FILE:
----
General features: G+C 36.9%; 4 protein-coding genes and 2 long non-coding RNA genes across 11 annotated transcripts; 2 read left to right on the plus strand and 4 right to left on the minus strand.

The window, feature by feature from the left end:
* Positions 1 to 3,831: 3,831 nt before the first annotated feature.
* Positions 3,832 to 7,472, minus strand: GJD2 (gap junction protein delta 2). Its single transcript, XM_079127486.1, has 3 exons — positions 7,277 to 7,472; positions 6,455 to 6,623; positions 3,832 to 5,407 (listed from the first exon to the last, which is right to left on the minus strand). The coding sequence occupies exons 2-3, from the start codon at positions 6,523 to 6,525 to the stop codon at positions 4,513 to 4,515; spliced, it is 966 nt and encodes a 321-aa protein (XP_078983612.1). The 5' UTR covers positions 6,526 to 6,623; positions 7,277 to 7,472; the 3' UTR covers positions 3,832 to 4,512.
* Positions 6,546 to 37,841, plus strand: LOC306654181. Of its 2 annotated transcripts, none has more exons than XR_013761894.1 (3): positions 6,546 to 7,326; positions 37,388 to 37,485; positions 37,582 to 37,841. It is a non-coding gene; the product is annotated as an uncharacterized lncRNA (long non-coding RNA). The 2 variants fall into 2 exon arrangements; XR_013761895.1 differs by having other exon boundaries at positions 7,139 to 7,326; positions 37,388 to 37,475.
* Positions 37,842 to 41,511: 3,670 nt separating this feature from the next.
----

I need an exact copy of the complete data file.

General features: G+C 36.9%; 4 protein-coding genes and 2 long non-coding RNA genes across 11 annotated transcripts; 2 read left to right on the plus strand and 4 right to left on the minus strand.

The window, feature by feature from the left end:
* Positions 1 to 3,831: 3,831 nt before the first annotated feature.
* Positions 3,832 to 7,472, minus strand: GJD2 (gap junction protein delta 2). Its single transcript, XM_079127486.1, has 3 exons — positions 7,277 to 7,472; positions 6,455 to 6,623; positions 3,832 to 5,407 (listed from the first exon to the last, which is right to left on the minus strand). The coding sequence occupies exons 2-3, from the start codon at positions 6,523 to 6,525 to the stop codon at positions 4,513 to 4,515; spliced, it is 966 nt and encodes a 321-aa protein (XP_078983612.1). The 5' UTR covers positions 6,526 to 6,623; positions 7,277 to 7,472; the 3' UTR covers positions 3,832 to 4,512.
* Positions 6,546 to 37,841, plus strand: LOC306654181. Of its 2 annotated transcripts, none has more exons than XR_013761894.1 (3): positions 6,546 to 7,326; positions 37,388 to 37,485; positions 37,582 to 37,841. It is a non-coding gene; the product is annotated as an uncharacterized lncRNA (long non-coding RNA). The 2 variants fall into 2 exon arrangements; XR_013761895.1 differs by having other exon boundaries at positions 7,139 to 7,326; positions 37,388 to 37,475.
* Positions 37,842 to 41,511: 3,670 nt separating this feature from the next.